According to the successful developer marketing professional, Jesse Williams, when it comes to developer marketing a big part of your market research will be identifying your ecosystem (You can check out his developer marketing blog here). This includes other technologies and marketplaces that you will be interacting with and the open-source projects and communities that will be contributing to your success. If you fit into an existing ecosystem, you will be able to tap into a pre-established audience and start building brand awareness in that community.
As you gain insight into where your biggest opportunities are, you can better hone your messaging to speak to your audience. Ultimately, you want to turn all of the learnings and insights you gained from your research into clear statements, values, and ideas that you can leverage across multiple communication channels. The messaging and the channels should be chosen based on what your customers think is important and not what you think is important.
A good strategy involves solid messaging that reflects the targeted end-users’ voice. Without this, messaging and brand voice will be scattered and lacking focus. Many start-ups put substantial resources into the company’s website before doing any of the above-mentioned research and planning. A website should be the end result of a communications strategy.
After identifying who your target audience is and defining the personas, you can write your positioning statement clearly stating your desired position in the marketplace. Next, you want to make at least three key messages; clear and concise statements that speak to what matters most to your audience.
You would also want to include proof points where possible (testimonials, proven results, awards, etc) and come up with 25, 50, and 100-word descriptions of the company and its services. These components, along with a well-articulated value proposition, will form the basis of the messaging strategy. They will be used to deliver a consistent message across all of the channels (hence the varied lengths of descriptions) and to brief agencies or contractors in the future (this will ensure that their work is in line with your company).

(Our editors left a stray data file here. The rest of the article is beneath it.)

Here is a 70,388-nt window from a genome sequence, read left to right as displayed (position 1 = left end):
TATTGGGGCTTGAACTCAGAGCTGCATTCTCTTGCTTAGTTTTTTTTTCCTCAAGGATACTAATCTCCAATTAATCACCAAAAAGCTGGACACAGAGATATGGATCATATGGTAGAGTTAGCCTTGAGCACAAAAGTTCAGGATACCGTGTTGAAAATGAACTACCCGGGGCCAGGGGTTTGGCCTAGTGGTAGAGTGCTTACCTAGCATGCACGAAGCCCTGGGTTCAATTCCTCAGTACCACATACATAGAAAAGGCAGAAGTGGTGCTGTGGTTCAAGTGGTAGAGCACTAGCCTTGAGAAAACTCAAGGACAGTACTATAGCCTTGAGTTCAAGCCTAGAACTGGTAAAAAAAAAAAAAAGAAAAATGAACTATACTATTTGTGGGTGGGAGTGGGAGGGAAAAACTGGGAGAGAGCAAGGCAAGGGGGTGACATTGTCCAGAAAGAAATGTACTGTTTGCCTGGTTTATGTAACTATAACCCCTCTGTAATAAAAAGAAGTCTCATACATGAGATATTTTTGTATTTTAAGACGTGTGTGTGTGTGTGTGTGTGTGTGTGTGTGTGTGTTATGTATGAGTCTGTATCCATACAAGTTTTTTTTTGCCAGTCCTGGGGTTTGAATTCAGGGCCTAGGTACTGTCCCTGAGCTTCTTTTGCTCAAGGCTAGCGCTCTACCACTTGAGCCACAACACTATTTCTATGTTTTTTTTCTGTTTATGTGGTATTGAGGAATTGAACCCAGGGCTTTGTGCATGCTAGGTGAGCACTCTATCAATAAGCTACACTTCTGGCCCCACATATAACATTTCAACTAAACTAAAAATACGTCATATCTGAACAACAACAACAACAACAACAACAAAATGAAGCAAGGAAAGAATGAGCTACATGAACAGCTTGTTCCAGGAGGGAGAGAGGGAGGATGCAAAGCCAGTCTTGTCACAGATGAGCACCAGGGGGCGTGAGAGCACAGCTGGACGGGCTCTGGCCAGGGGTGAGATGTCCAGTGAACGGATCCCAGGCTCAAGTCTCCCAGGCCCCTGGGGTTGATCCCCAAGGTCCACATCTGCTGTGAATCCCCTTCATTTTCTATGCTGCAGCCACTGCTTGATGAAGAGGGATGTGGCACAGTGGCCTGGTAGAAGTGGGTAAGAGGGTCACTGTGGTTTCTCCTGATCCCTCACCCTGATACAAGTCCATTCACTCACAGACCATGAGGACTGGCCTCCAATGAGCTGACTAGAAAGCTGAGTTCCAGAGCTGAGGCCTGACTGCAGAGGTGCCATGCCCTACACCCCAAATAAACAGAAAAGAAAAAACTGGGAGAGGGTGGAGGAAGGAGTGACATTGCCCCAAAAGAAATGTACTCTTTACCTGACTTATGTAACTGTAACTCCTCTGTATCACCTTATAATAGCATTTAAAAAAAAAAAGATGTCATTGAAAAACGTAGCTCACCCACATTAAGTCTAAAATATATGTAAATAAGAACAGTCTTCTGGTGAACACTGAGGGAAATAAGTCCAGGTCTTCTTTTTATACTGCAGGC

In order to be highly organized and efficient, use a messaging framework document to hold all of this valuable information (templates can be downloaded right from google). The messaging framework should be in place before starting on the website as it will guide the content on the site. It will also be used to guide all of your communications on other channels, such as blog articles (on your site and other publications), email campaigns, ads, social media, etc. Cohesiveness is key.
When it comes to the channels you focus on, you can easily get caught up on your website and an aesthetic design. In the developer marketing space, fancy aesthetics aren’t a priority. If you look at the major players, their aesthetics are simple. They are successful in their marketing efforts because they have a solid, cohesive message and it comes across.
Marketing is one piece of the growth puzzle. Sales and customer success play important roles as well. Throughout the brand journey, these three domains (marketing, sales, and customer success) will interact with each other. (The six stages of the brand journey are Identity, Awareness, Credibility, Engagement, Receptivity, and Resonance). For example, a solid marketing strategy should be used to inform a sales strategy, however, this relationship isn’t always linear.